As the wonderful Olympics runs into its second week, the magical stories and emotions pour out.
How on earth did Ben Ainslie win gold when he trailed that Danish sailor for so long? It was a wonderfully enthralling end to a race.
Imagine the despair an athlete who has trained solidly for four years goes through.
Picture the blood, sweat and tears it’s taken to get to London.
All that comes to a head on one day. I cannot imagine the emotion if an injury, or simply not being on form that day, ruins your dream.
So you can see why so many Olympians have turned on the waterworks when they step up onto the podium to receive their medal. Such is the expectation, some apologise for winning bronze or silver. Sometimes I’ve been close to tears!
But for me, the Games have so far been a triumph. Not even Boris Johnson hanging from a zip wire could dampen my pride in Britain. I actually think this clown could one day be prime minister. The rest of the world seems to really like this eccentric Brit.
But what of the Olympic legacy? The Games seem to have hit tourism this year. It took Sydney three years to recover.
But watching marathon runners pass Buckingham Palace and cyclists speeding past Big Ben, Britain has looked like the place to visit.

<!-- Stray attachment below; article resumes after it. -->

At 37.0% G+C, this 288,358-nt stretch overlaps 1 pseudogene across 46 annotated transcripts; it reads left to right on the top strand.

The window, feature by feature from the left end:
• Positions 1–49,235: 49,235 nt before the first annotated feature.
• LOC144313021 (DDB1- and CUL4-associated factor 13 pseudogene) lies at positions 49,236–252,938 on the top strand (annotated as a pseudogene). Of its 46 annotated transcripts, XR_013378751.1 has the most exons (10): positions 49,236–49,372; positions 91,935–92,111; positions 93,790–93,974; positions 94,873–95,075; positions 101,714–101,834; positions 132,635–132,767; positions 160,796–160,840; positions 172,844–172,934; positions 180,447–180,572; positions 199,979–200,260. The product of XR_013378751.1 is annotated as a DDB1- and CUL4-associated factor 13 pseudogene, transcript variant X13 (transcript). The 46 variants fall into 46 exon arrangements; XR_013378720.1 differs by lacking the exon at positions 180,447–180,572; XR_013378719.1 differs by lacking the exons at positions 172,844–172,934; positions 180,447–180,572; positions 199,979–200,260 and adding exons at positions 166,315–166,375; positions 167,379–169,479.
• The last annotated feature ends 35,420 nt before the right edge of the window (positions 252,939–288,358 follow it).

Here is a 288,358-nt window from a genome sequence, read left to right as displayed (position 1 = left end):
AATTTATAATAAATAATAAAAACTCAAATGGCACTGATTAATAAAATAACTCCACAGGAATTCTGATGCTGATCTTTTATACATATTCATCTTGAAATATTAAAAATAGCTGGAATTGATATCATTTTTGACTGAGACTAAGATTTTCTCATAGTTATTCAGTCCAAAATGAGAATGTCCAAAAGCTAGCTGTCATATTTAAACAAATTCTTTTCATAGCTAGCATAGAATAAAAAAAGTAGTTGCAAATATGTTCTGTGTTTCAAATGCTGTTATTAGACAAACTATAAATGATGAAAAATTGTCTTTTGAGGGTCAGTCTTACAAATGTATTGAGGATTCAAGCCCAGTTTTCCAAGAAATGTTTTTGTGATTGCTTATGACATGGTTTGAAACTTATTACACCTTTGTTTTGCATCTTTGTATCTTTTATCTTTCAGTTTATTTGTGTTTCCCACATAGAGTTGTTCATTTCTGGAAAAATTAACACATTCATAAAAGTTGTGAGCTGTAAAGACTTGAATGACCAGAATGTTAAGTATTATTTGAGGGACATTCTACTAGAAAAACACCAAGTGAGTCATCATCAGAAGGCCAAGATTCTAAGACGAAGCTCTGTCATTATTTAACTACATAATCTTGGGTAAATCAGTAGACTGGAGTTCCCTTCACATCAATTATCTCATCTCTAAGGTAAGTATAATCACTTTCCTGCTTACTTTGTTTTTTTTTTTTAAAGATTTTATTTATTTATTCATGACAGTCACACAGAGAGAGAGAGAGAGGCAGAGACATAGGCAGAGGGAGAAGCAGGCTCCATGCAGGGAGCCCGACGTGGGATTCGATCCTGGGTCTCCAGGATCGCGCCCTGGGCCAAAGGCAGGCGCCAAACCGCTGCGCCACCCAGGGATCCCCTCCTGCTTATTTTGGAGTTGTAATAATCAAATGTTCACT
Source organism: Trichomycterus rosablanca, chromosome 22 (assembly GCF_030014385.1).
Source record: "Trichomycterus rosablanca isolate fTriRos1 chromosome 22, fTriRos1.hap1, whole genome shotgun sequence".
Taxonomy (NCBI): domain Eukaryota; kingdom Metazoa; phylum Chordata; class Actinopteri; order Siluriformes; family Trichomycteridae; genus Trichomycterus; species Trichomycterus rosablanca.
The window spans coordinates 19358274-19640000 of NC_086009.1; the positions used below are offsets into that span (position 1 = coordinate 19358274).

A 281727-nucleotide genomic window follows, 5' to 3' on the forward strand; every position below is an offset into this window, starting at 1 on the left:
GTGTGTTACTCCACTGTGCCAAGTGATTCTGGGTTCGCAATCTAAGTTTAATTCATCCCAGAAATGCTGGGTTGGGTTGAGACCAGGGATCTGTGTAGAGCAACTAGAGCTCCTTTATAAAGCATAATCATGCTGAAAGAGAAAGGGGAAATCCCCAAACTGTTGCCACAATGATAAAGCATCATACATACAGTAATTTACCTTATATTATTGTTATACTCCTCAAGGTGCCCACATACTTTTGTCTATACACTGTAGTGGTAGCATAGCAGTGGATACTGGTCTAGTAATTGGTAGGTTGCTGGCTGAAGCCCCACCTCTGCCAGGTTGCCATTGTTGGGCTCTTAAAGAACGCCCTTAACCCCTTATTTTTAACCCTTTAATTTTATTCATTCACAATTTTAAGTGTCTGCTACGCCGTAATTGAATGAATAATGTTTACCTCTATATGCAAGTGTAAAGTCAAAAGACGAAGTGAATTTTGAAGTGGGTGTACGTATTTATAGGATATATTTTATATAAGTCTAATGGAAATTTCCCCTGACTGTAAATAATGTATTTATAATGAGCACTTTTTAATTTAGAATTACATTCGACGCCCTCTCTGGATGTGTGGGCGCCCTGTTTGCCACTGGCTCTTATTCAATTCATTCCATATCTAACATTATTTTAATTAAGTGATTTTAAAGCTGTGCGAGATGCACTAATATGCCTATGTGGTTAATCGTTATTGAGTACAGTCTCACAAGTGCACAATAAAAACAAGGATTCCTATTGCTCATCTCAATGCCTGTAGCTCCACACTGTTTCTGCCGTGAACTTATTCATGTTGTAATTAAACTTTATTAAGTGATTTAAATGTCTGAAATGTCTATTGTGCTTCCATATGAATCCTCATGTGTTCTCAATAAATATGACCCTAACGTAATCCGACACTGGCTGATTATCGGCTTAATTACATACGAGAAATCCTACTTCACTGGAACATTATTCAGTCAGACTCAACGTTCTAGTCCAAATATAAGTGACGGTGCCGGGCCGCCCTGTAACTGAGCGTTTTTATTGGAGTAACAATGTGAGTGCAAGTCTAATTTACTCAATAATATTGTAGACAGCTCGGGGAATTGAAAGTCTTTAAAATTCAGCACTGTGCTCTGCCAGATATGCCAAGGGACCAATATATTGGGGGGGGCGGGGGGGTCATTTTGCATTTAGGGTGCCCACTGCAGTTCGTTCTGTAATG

The real legacy will be for our sporting achievements and the opportunities it will give to future generations.
Who would have thought 10 years ago that we would dominate the sport of cycling?
From tennis to swimming, diving to gymnastics, thousands of kids will be watching this and being inspired.
As the footballers failed to impress again, it’s fantastic that other sports are getting the limelight. This country has invested heavily in sport over the last decade after the disappointment of the 2004 Olympics and we are now reaping the rewards.
But with the investment and the facilities left by the Olympics, I feel Team GB will be even stronger in Rio.
There really is a feel-good factor in Britain at the moment.
Long may it continue.